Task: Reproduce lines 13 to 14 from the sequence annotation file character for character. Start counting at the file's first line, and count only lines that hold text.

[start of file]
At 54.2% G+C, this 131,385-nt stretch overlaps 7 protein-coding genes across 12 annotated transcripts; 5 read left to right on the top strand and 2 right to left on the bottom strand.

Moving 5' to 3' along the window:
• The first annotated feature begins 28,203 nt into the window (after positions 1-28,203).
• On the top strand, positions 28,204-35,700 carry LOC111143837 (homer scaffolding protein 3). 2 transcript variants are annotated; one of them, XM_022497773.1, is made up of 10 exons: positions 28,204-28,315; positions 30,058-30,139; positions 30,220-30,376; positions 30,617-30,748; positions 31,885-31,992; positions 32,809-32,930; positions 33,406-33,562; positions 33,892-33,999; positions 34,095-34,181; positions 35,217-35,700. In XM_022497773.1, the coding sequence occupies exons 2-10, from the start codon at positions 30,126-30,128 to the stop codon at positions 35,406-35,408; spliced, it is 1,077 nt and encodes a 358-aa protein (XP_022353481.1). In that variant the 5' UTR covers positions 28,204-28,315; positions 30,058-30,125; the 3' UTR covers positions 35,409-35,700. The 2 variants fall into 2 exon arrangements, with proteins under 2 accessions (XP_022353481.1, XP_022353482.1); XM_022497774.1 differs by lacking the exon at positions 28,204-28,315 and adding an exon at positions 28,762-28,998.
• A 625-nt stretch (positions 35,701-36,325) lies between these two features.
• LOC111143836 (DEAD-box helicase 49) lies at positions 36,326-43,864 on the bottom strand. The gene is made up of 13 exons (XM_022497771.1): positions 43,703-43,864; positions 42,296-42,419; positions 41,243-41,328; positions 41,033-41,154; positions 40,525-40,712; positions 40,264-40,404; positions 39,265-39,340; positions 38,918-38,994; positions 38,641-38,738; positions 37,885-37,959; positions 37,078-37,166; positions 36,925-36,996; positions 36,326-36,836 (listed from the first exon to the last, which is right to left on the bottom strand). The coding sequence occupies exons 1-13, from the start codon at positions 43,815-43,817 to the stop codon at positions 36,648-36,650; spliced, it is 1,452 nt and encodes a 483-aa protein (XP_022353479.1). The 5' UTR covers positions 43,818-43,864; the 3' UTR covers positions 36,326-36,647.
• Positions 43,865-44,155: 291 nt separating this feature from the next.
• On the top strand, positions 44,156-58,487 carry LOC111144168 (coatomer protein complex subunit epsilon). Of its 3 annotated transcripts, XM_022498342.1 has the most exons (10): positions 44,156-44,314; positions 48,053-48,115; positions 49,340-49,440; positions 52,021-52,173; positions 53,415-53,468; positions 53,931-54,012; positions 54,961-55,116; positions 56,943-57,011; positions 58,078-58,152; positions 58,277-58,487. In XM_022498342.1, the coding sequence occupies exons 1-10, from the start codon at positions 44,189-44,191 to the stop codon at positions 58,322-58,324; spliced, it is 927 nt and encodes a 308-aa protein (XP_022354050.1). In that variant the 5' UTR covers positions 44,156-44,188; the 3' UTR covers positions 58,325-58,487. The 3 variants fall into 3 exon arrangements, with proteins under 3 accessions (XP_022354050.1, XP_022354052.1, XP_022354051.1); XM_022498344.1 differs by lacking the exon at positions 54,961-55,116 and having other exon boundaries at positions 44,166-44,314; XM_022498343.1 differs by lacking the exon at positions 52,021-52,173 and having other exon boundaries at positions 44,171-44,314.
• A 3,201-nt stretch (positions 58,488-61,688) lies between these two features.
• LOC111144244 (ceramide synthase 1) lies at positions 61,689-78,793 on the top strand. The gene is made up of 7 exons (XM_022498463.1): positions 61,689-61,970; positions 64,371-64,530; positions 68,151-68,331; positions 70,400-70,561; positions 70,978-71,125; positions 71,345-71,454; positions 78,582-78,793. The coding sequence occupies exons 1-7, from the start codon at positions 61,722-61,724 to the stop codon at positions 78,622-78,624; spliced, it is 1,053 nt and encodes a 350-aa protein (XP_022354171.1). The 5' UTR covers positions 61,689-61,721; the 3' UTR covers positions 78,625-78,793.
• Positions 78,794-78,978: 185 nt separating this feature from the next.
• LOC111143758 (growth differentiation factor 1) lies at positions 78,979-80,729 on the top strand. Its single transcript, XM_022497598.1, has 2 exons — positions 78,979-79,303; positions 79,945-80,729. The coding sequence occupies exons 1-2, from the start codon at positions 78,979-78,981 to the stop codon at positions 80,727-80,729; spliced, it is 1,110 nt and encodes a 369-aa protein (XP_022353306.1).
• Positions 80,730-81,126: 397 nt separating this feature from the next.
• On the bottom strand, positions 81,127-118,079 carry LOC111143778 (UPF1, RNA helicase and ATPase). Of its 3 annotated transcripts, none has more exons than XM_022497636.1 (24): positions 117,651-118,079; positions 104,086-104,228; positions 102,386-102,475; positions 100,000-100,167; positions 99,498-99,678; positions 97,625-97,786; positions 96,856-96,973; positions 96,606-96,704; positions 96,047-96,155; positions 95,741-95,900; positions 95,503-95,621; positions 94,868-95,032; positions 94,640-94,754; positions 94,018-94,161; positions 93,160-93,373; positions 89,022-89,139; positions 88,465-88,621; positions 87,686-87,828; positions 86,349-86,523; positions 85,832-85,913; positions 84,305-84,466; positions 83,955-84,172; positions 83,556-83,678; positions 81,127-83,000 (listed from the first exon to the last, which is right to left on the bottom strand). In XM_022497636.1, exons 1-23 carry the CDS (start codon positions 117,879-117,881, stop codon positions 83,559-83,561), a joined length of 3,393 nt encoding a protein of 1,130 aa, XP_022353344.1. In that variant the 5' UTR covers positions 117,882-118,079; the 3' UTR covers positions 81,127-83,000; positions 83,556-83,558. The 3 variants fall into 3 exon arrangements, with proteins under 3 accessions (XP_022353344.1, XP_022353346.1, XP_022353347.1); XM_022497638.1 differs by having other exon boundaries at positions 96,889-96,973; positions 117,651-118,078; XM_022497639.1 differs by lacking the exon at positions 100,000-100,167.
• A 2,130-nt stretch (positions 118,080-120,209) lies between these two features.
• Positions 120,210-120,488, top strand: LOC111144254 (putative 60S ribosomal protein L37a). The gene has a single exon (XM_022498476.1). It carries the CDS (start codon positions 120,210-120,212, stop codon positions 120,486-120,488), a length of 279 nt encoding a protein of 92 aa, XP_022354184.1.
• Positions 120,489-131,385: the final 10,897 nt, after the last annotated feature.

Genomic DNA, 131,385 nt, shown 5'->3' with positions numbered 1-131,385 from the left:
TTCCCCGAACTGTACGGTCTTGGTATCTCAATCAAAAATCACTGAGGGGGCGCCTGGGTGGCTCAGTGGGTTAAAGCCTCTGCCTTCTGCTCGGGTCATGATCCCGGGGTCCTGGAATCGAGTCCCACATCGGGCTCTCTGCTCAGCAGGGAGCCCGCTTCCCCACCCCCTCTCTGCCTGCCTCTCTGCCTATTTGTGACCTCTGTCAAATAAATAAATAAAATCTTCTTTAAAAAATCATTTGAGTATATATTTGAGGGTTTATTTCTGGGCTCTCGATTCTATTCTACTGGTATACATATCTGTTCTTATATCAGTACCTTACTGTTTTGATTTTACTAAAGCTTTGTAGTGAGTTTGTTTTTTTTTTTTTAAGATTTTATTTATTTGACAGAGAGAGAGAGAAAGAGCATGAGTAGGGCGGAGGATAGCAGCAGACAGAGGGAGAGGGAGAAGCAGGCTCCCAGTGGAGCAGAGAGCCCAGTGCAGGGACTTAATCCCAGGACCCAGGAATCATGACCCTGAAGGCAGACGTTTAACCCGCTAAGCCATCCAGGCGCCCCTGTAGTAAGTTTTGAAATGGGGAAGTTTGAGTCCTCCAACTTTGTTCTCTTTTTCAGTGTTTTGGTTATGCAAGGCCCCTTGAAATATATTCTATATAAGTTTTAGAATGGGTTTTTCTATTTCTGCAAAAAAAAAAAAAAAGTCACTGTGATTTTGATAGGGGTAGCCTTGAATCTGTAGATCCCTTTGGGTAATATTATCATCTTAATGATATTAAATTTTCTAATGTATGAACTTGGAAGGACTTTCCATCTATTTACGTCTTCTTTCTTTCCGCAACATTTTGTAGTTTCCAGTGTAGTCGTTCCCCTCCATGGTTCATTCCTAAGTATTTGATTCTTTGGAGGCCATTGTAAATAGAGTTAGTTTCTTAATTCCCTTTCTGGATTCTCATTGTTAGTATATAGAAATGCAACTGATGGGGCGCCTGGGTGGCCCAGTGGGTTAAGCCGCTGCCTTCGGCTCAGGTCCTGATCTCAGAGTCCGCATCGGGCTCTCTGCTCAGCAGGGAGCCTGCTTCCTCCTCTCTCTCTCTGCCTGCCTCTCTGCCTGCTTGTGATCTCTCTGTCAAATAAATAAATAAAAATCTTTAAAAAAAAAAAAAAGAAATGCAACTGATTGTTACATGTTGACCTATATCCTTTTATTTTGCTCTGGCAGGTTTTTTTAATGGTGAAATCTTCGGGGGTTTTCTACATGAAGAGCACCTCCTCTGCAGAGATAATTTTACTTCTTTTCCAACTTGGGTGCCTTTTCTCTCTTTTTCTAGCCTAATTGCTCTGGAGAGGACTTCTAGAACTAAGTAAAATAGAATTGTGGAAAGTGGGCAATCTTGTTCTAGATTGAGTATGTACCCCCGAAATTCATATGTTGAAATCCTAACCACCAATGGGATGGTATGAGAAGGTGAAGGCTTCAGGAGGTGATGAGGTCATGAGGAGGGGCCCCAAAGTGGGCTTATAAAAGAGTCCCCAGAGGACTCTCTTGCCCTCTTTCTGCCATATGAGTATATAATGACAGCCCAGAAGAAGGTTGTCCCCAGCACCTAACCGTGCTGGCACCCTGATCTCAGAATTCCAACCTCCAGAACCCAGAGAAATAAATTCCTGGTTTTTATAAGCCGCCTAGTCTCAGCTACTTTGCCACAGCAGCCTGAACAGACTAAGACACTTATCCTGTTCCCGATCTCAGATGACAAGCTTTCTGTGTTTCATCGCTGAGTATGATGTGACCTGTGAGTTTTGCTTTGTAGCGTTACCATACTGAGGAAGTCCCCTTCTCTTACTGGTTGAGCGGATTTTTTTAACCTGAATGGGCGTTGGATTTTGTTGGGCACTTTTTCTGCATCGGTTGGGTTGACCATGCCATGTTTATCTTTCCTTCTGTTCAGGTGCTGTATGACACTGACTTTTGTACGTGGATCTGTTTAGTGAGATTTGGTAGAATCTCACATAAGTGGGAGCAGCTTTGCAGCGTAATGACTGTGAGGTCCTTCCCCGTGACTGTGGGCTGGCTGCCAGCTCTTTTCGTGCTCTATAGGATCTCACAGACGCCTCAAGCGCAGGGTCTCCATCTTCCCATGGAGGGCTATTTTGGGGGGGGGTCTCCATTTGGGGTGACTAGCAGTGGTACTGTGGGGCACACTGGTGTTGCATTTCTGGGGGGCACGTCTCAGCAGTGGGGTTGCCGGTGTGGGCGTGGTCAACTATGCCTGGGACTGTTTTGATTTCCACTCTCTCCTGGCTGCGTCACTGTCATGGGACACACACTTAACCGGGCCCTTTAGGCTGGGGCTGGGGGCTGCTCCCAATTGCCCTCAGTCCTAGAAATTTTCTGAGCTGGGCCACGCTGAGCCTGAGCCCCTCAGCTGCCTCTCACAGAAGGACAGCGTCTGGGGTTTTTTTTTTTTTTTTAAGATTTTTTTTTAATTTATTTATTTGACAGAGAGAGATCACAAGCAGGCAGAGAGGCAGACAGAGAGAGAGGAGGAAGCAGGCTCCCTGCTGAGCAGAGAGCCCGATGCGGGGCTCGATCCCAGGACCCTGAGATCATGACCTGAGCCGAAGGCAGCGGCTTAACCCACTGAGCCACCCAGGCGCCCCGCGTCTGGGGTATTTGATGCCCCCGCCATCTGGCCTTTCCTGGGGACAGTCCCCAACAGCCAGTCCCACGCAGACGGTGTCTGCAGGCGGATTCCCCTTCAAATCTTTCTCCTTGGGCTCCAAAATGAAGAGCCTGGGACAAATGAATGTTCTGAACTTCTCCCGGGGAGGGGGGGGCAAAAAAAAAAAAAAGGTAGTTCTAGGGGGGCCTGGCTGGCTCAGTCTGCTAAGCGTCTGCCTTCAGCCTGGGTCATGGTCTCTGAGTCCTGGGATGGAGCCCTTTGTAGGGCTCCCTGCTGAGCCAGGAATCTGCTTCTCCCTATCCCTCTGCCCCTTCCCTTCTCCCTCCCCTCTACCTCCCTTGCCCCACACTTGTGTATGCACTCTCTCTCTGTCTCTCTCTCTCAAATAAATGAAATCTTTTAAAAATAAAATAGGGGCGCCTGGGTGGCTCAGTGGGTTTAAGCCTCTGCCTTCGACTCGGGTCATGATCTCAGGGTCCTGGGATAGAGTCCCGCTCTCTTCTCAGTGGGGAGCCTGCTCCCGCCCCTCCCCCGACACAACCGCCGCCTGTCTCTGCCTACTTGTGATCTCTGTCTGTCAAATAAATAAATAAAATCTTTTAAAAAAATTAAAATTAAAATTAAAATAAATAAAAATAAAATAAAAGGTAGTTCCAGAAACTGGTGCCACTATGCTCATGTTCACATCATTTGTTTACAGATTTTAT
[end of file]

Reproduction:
• Positions 80,730-81,126: 397 nt separating this feature from the next.
• On the bottom strand, positions 81,127-118,079 carry LOC111143778 (UPF1, RNA helicase and ATPase). Of its 3 annotated transcripts, none has more exons than XM_022497636.1 (24): positions 117,651-118,079; positions 104,086-104,228; positions 102,386-102,475; positions 100,000-100,167; positions 99,498-99,678; positions 97,625-97,786; positions 96,856-96,973; positions 96,606-96,704; positions 96,047-96,155; positions 95,741-95,900; positions 95,503-95,621; positions 94,868-95,032; positions 94,640-94,754; positions 94,018-94,161; positions 93,160-93,373; positions 89,022-89,139; positions 88,465-88,621; positions 87,686-87,828; positions 86,349-86,523; positions 85,832-85,913; positions 84,305-84,466; positions 83,955-84,172; positions 83,556-83,678; positions 81,127-83,000 (listed from the first exon to the last, which is right to left on the bottom strand). In XM_022497636.1, exons 1-23 carry the CDS (start codon positions 117,879-117,881, stop codon positions 83,559-83,561), a joined length of 3,393 nt encoding a protein of 1,130 aa, XP_022353344.1. In that variant the 5' UTR covers positions 117,882-118,079; the 3' UTR covers positions 81,127-83,000; positions 83,556-83,558. The 3 variants fall into 3 exon arrangements, with proteins under 3 accessions (XP_022353344.1, XP_022353346.1, XP_022353347.1); XM_022497638.1 differs by having other exon boundaries at positions 96,889-96,973; positions 117,651-118,078; XM_022497639.1 differs by lacking the exon at positions 100,000-100,167.